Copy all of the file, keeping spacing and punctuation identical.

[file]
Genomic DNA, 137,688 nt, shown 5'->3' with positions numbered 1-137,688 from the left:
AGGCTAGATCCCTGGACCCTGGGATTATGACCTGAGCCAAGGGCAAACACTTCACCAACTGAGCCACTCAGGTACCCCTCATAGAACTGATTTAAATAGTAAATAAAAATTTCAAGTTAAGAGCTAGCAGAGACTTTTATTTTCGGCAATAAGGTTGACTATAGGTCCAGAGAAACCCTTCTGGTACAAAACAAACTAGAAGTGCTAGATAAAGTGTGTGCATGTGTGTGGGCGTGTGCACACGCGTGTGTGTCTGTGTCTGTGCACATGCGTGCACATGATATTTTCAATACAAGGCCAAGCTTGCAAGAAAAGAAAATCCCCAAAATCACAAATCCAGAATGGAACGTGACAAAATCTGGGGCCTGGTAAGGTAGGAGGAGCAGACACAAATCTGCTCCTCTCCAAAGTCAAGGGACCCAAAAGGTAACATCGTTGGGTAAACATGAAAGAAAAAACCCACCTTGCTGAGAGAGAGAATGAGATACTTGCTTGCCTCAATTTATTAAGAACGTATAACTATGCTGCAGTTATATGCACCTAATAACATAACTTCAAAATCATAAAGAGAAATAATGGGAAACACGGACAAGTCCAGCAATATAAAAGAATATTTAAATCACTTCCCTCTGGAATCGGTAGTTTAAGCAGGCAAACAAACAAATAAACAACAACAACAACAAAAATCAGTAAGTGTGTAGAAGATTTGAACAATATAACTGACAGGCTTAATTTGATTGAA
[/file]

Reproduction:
Genomic DNA, 137,688 nt, shown 5'->3' with positions numbered 1-137,688 from the left:
AGGCTAGATCCCTGGACCCTGGGATTATGACCTGAGCCAAGGGCAAACACTTCACCAACTGAGCCACTCAGGTACCCCTCATAGAACTGATTTAAATAGTAAATAAAAATTTCAAGTTAAGAGCTAGCAGAGACTTTTATTTTCGGCAATAAGGTTGACTATAGGTCCAGAGAAACCCTTCTGGTACAAAACAAACTAGAAGTGCTAGATAAAGTGTGTGCATGTGTGTGGGCGTGTGCACACGCGTGTGTGTCTGTGTCTGTGCACATGCGTGCACATGATATTTTCAATACAAGGCCAAGCTTGCAAGAAAAGAAAATCCCCAAAATCACAAATCCAGAATGGAACGTGACAAAATCTGGGGCCTGGTAAGGTAGGAGGAGCAGACACAAATCTGCTCCTCTCCAAAGTCAAGGGACCCAAAAGGTAACATCGTTGGGTAAACATGAAAGAAAAAACCCACCTTGCTGAGAGAGAGAATGAGATACTTGCTTGCCTCAATTTATTAAGAACGTATAACTATGCTGCAGTTATATGCACCTAATAACATAACTTCAAAATCATAAAGAGAAATAATGGGAAACACGGACAAGTCCAGCAATATAAAAGAATATTTAAATCACTTCCCTCTGGAATCGGTAGTTTAAGCAGGCAAACAAACAAATAAACAACAACAACAACAAAAATCAGTAAGTGTGTAGAAGATTTGAACAATATAACTGACAGGCTTAATTTGATTGAA